My birthday dinner was held the night before our going back to New Orleans, everyone under a large fan in the dining room. These joined meals held great interest for we children. Our eyes followed the adult conversations, especially since my mother and my aunt disliked each other with an intensity that was barely masked. Each had their own way of doing battle, Mother's voice soft, Aunt E's acid tongue could etch her words in steel...both voices coated in Southern tones. Slowly the other conversations would dwindle as they took each other on--Aunt E sipped her scotch, Mother had her gin and tonics... the barbs grew in sharpness. Cigarette smoke curled up to the slow moving fan as we all leaned back, making way for battle done by two true Steel Magnolias, eying each other down the dinner table with the same firm gaze Lee and Grant gave during the War.

"Why, P... what a clever little frock. I didn't realize people actually wore that style. Do you usually wear it when you sit around peas?" Her smile never quite made it beyond her perfect teeth.

"(polite laugh)I'm surprised you can see the style! I mean, you are still putting your scotch in your coffee every morning....aren't you?" Butter. Wouldn't. Melt.

Ice crystals filled the air. We never need the air conditioning turned on when they were together.... my father and uncle would roll their eyes, we children would giggle and my grandmother would leave the table and go lie down with a cool cloth over her eyes. Oddly, they had a begrudging respect for each other that remains to this day.

Dad and Sonny left the women to amuse themselves by seeing who could inflict the larger wounds, and went outside to start a fire in the pit under the oak tree. My dad gave his "Come here or die" whistle, which forced my cousin, G and I to forgo our anticipated evening activity of avoiding people and reading in solitude. Adding insult to injury, we were made to watch our youngest siblings, D and MM and join the group around the fire. To make up for this affront, we were offered the gift of s'mores and ghost stories.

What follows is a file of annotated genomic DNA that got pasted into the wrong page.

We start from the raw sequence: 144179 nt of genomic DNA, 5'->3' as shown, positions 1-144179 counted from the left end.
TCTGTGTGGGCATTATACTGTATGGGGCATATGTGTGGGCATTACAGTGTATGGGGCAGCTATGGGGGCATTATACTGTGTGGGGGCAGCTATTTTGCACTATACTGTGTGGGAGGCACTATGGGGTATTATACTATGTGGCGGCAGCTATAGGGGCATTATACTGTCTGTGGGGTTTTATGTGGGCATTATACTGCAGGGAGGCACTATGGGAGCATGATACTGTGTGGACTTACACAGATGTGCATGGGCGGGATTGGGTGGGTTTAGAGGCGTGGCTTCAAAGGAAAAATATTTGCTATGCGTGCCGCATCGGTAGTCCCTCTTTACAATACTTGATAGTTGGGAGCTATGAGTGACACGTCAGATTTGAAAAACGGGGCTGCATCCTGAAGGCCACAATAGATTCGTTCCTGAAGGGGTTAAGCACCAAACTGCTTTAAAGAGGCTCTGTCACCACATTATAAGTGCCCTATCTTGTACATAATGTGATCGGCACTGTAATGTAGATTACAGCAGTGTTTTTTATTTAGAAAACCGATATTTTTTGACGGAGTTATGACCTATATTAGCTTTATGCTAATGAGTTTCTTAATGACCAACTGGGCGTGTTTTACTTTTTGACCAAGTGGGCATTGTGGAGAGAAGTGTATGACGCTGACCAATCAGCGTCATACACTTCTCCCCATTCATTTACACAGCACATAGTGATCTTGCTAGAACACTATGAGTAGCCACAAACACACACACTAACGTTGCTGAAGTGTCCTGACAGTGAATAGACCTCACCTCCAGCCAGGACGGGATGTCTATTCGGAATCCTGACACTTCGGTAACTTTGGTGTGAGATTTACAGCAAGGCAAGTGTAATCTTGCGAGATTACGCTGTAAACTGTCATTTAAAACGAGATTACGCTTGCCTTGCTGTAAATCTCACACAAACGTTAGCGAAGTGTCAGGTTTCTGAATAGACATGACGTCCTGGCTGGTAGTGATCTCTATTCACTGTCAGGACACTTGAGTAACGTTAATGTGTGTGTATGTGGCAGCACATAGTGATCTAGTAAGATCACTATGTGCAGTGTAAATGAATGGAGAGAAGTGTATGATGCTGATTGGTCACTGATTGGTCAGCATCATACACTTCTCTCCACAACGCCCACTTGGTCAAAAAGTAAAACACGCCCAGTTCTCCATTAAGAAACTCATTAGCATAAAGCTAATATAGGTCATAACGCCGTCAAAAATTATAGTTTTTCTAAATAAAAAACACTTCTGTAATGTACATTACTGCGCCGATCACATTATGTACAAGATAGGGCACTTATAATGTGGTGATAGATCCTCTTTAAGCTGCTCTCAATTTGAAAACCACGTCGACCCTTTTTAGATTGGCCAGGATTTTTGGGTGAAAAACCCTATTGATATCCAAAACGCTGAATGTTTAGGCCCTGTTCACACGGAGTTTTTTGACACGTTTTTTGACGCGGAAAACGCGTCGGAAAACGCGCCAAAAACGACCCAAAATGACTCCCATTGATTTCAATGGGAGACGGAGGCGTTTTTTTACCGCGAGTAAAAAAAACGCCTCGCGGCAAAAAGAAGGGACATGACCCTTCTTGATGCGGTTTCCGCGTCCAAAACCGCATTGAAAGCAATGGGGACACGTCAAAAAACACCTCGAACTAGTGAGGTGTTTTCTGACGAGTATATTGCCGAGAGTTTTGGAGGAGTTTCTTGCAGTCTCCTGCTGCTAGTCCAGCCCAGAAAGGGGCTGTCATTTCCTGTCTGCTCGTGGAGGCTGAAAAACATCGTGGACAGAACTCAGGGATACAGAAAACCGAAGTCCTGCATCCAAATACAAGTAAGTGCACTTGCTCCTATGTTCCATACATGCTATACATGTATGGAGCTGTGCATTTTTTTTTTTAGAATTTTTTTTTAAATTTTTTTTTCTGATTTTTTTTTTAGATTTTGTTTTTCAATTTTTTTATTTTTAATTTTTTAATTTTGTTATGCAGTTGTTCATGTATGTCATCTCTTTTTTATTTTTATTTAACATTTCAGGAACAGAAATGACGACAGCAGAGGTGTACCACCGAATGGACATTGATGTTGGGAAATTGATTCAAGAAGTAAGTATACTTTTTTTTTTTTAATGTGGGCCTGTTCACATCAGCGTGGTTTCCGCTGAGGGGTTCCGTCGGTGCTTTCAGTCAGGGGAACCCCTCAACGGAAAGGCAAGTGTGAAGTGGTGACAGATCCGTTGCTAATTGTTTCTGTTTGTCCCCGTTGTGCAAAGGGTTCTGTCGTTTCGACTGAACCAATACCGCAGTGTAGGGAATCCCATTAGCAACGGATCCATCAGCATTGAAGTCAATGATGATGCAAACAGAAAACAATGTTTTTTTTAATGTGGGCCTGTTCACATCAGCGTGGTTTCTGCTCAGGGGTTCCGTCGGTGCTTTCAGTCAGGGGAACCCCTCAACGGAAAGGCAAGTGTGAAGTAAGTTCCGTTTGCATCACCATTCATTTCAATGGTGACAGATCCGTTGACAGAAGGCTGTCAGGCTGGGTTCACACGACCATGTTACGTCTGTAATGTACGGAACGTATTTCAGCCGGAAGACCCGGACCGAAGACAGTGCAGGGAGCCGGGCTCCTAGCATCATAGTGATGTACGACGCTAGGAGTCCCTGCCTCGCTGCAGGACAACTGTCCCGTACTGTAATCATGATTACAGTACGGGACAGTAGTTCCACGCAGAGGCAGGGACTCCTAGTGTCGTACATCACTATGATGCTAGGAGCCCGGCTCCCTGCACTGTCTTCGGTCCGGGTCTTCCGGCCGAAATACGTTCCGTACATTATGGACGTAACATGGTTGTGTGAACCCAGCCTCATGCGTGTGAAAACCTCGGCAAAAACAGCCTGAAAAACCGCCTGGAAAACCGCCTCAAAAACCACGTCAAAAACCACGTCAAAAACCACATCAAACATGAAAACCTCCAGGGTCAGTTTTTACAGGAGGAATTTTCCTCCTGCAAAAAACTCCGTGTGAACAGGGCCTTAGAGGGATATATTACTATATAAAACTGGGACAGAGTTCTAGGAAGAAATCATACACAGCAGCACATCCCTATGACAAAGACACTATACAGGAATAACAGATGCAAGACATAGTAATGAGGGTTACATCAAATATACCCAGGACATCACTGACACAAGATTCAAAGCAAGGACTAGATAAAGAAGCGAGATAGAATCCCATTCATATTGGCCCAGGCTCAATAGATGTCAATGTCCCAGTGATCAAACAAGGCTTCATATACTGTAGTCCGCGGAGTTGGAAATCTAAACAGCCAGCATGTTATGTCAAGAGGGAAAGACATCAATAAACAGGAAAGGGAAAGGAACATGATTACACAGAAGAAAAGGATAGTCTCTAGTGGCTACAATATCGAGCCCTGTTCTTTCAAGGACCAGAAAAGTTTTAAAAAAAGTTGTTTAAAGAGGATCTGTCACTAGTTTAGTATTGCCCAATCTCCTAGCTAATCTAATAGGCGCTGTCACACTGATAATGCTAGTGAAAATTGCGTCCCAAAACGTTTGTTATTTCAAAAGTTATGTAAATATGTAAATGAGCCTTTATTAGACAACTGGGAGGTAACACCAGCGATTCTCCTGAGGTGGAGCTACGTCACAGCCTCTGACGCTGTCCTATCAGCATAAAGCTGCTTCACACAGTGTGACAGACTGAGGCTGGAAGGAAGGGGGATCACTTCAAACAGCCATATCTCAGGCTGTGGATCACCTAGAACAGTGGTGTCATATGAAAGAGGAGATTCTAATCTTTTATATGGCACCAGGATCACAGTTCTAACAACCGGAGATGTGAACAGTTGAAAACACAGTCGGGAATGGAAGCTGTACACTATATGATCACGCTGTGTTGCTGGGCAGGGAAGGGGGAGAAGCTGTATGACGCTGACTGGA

It was almost a fair trade.

Along with the herd of family came a few neighborhood children, the Barr twin, Hershey and Candice (yes, those were their names) and two others who go nameless into history. We all settled down with sticks, marshmallows, shadows and stories.

Years of being in the Boy Scouts had honed my father's story telling skills so he knew when to drop his voice, when to hit you with the punch line, causing you to jump, even when you knew every word by heart. Food was forgotten, marshmallows burned in the fire, chocolate melted on our fingers as we listened to the story of the hook man and the lovers lane couple...his versions of Edgar Allen Poe and H.P. Lovecraft were retold for our pleasure... our eyes gleamed in the firelight. Sonny excused himself during all of this, and none of us paid any attention to his leaving.

A full moon rose over the roof of the master suite, illuminating everything with that deep silver glow you find in the South in the summer. By this time, Mother and Aunt E had put aside their differences, but not their drinks, coming out to sit on the patio, smoke and listen to my dad's bass tones. All you could hear was my father's voice as it rose and fell, the open mouth breathing by the younger children, and the occasional slap to kill a mosquito.